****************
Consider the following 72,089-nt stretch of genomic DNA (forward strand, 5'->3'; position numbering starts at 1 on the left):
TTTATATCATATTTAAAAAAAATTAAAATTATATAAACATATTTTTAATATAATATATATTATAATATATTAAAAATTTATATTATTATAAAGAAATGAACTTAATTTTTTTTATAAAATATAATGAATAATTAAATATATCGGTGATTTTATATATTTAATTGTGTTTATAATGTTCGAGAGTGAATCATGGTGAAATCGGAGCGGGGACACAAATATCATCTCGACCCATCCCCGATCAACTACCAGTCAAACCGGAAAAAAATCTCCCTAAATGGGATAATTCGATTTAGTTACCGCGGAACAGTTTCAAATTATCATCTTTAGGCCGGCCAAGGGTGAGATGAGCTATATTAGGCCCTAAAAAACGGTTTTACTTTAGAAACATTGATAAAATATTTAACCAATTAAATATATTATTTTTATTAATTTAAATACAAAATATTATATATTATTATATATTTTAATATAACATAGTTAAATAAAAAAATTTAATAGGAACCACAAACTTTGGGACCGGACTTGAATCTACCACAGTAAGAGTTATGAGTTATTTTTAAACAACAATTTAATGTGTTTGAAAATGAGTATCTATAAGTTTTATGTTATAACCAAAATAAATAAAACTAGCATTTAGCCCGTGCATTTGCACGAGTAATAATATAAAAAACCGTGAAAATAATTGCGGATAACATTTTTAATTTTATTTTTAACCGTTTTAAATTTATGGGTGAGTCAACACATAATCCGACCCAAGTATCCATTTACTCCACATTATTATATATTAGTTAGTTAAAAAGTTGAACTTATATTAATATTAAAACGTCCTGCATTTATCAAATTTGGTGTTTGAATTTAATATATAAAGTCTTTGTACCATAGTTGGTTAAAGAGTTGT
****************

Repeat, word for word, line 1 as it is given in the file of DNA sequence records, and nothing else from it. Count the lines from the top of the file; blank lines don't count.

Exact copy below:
Consider the following 72,089-nt stretch of genomic DNA (forward strand, 5'->3'; position numbering starts at 1 on the left):